Homo ergaster - 1.4mya. Early examples have cranial sizes of up to 900 cubic centimetres, later examples close to 1100.
Homo heidelbergensi/Homo antecessor - 700kya. Cranial sizes around 1250 cubic centimetres
Homo neanderthalensis - 500kya
Homo sapiens - 250kya

We know, given fossil scarcity of hominids, we aren't likely to find direct ancestors which we can be 100% confident are direct ancestors. But we've do have a fair amount of information on how the hominid branch of apes changed over time leading us to the modern extant groups of gorillas, chimpanzees, bonobos and humans and the explanation for these changes has remained consistent for over 150 years: they evolved.


This message is a reply to:
 Message 1 by mike the wiz, posted 01-15-2017 3:59 PM mike the wiz has responded

Replies to this message:
 Message 60 by mike the wiz, posted 01-30-2017 1:59 PM Modulous has responded

  
Modulous
Member (Idle past 361 days)
Posts: 7789
From: Manchester, UK
Joined: 05-01-2005


Message 20 of 184 (797328)
01-17-2017 7:41 AM
Reply to: Message 10 by NoNukes
01-16-2017 4:05 AM


feed the trolls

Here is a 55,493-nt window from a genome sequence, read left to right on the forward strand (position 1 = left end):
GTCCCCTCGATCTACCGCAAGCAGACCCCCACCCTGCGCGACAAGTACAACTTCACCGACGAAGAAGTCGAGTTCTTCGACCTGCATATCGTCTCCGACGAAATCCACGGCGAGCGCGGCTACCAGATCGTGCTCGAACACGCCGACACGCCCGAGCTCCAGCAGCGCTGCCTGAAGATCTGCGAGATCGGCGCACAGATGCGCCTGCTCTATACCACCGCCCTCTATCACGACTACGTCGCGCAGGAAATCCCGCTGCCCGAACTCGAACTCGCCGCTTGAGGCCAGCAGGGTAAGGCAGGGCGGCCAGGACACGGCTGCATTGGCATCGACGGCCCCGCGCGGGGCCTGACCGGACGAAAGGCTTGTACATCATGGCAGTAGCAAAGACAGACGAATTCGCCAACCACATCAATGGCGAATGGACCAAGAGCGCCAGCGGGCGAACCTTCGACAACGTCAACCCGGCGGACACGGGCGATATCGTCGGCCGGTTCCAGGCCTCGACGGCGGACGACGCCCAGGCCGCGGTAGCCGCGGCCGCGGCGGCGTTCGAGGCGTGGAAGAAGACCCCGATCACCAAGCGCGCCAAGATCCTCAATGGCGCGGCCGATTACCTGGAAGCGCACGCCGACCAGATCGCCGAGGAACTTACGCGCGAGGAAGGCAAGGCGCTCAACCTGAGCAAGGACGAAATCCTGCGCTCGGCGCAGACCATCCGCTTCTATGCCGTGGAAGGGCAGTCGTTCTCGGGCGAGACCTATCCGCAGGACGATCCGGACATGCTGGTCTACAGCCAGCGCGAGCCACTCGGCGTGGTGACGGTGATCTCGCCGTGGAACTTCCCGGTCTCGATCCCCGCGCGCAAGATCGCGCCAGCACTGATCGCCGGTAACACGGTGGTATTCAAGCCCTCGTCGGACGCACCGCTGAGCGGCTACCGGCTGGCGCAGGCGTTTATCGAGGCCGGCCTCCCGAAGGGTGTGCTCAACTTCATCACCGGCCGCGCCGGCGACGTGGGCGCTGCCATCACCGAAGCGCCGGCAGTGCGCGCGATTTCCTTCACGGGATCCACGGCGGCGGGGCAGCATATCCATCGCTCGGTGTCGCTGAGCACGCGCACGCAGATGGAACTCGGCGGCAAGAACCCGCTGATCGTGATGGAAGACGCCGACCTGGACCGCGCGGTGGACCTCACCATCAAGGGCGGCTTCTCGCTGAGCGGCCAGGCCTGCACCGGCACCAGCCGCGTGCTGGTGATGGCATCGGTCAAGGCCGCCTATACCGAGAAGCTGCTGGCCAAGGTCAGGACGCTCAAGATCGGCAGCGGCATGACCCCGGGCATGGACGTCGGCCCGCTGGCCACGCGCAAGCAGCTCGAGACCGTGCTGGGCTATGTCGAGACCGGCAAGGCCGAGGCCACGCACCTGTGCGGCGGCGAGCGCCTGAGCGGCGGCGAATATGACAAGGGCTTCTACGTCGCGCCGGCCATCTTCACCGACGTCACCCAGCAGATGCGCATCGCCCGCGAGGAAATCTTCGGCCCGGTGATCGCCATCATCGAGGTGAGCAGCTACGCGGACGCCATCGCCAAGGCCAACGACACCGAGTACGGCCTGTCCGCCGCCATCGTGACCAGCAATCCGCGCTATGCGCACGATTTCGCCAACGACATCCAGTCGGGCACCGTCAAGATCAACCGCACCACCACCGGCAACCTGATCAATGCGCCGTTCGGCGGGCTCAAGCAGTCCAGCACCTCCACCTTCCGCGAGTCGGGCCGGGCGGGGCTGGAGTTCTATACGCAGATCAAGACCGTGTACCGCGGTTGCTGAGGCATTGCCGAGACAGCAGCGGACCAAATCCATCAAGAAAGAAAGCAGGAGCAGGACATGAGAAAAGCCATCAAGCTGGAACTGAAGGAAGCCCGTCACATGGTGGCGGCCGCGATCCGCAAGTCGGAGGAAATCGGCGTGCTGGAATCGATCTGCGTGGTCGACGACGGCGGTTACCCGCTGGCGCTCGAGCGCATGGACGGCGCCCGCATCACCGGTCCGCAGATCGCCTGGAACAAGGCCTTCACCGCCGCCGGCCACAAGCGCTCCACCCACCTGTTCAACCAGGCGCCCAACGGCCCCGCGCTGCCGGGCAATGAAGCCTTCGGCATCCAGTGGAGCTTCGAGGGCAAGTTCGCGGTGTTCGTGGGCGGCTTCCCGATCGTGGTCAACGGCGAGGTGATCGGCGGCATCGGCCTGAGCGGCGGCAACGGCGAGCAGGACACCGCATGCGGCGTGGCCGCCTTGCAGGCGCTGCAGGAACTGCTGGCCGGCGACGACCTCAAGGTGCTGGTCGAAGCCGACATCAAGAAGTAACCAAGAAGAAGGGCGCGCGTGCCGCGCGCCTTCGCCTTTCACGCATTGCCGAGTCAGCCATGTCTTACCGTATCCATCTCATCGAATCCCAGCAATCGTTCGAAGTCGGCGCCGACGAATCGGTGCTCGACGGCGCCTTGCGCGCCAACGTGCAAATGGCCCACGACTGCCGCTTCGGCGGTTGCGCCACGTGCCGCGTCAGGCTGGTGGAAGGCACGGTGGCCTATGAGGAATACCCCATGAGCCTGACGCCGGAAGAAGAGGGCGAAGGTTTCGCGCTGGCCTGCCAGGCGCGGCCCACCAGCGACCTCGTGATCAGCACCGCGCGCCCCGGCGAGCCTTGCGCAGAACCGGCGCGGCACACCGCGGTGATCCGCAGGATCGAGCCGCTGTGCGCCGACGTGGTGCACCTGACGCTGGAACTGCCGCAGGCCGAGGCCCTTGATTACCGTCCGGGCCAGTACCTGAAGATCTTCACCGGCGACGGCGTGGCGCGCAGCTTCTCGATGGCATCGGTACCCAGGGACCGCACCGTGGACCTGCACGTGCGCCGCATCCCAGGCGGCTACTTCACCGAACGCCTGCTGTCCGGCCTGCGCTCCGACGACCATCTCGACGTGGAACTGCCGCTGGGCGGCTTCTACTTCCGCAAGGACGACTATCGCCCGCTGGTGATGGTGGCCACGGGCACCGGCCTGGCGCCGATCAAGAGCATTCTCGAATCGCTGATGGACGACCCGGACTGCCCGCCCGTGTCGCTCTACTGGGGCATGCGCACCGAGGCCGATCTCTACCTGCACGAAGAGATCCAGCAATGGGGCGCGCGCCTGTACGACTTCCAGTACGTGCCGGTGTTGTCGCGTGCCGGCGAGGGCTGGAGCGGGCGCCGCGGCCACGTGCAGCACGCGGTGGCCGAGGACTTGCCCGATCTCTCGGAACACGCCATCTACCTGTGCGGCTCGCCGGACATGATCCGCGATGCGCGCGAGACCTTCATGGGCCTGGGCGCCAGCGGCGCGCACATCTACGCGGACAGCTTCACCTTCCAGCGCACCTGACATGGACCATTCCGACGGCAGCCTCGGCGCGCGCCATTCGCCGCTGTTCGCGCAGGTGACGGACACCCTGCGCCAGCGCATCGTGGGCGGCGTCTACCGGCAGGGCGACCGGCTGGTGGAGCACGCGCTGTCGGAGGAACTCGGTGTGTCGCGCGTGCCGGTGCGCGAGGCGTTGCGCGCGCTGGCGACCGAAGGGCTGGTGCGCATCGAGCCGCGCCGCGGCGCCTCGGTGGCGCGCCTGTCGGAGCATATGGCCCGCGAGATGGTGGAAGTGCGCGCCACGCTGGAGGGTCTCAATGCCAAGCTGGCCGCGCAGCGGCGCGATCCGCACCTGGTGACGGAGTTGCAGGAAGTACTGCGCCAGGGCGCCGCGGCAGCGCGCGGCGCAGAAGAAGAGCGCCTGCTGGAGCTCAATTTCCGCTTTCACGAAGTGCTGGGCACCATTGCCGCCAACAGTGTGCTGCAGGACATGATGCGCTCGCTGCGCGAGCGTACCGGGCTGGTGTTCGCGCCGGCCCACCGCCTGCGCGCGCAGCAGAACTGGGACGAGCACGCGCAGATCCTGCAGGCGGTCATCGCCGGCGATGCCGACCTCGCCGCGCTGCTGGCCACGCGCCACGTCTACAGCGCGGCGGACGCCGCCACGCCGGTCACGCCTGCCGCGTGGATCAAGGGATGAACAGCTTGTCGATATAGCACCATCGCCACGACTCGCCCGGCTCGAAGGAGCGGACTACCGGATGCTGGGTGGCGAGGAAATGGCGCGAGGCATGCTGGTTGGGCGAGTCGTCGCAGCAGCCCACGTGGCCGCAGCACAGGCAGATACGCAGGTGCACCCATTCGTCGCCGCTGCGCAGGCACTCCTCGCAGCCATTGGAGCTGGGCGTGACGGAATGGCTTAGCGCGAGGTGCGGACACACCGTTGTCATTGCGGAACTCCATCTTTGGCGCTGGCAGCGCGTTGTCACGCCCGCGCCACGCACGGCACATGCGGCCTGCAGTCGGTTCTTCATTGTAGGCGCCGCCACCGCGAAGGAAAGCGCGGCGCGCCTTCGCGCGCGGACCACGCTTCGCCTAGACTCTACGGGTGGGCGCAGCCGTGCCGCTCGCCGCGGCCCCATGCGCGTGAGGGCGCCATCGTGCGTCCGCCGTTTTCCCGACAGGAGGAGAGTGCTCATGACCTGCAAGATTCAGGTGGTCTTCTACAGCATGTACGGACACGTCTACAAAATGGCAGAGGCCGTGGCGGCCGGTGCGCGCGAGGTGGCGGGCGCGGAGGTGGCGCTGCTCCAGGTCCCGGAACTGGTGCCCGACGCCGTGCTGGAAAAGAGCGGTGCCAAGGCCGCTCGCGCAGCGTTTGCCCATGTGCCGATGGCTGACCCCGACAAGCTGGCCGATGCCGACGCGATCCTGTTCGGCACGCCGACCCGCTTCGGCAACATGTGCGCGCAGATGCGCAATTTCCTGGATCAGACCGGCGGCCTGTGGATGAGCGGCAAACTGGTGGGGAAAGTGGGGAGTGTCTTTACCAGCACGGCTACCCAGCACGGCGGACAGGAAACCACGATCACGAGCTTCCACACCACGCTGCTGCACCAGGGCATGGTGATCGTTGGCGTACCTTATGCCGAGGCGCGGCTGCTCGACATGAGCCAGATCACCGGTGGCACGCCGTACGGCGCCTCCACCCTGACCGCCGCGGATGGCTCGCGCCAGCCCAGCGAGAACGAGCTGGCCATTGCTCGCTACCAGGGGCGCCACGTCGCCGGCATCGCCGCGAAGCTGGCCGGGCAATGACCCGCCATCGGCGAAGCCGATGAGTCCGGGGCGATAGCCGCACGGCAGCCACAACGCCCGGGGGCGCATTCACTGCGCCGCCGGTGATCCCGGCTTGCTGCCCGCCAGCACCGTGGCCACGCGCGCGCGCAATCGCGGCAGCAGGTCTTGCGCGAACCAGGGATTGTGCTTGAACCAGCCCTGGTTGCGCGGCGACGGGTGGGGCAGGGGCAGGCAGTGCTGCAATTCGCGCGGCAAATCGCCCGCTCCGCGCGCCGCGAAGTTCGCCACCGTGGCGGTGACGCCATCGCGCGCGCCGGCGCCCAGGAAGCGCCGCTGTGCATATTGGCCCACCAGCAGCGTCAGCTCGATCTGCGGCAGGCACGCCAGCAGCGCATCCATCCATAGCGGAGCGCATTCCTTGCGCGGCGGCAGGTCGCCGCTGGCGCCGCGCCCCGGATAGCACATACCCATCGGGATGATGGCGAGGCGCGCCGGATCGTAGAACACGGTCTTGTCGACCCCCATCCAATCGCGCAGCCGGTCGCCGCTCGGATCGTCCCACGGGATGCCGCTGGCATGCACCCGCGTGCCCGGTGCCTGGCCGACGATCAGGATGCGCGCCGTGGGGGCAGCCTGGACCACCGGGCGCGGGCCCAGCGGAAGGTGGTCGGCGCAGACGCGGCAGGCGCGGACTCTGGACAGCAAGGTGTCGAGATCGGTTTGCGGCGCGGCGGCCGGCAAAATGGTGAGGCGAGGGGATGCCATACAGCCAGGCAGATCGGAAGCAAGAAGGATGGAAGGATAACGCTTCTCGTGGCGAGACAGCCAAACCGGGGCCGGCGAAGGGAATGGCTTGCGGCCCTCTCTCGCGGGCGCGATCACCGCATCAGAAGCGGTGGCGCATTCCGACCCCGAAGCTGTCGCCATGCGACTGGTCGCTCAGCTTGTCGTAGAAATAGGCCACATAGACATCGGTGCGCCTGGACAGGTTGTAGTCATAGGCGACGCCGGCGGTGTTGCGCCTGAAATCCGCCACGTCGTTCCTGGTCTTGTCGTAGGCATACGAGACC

He does not give a crap about your rebuttals.

My rebuttals are not merely meant for Mike's benefit, there are others that stray this way too.


This message is a reply to:
 Message 10 by NoNukes, posted 01-16-2017 4:05 AM NoNukes has responded

Replies to this message:
 Message 21 by Tangle, posted 01-17-2017 6:26 PM Modulous has responded
 Message 26 by NoNukes, posted 01-17-2017 11:04 PM Modulous has acknowledged this reply

  
Modulous
Member (Idle past 361 days)
Posts: 7789
From: Manchester, UK
Joined: 05-01-2005


Message 22 of 184 (797343)
01-17-2017 7:06 PM
Reply to: Message 21 by Tangle
01-17-2017 6:26 PM


Re: feed the trolls
Our lurkers have seen all these nonsenses many times before plus their rebuttals

Perhaps. Perhaps not.

Mike has a history here which we should recognise and not rise to.

Then don't rise to it.

He's a self-confessed troll who needs to be called on it every time he drives by, not treated like a new member genuinely seking intelligent debate.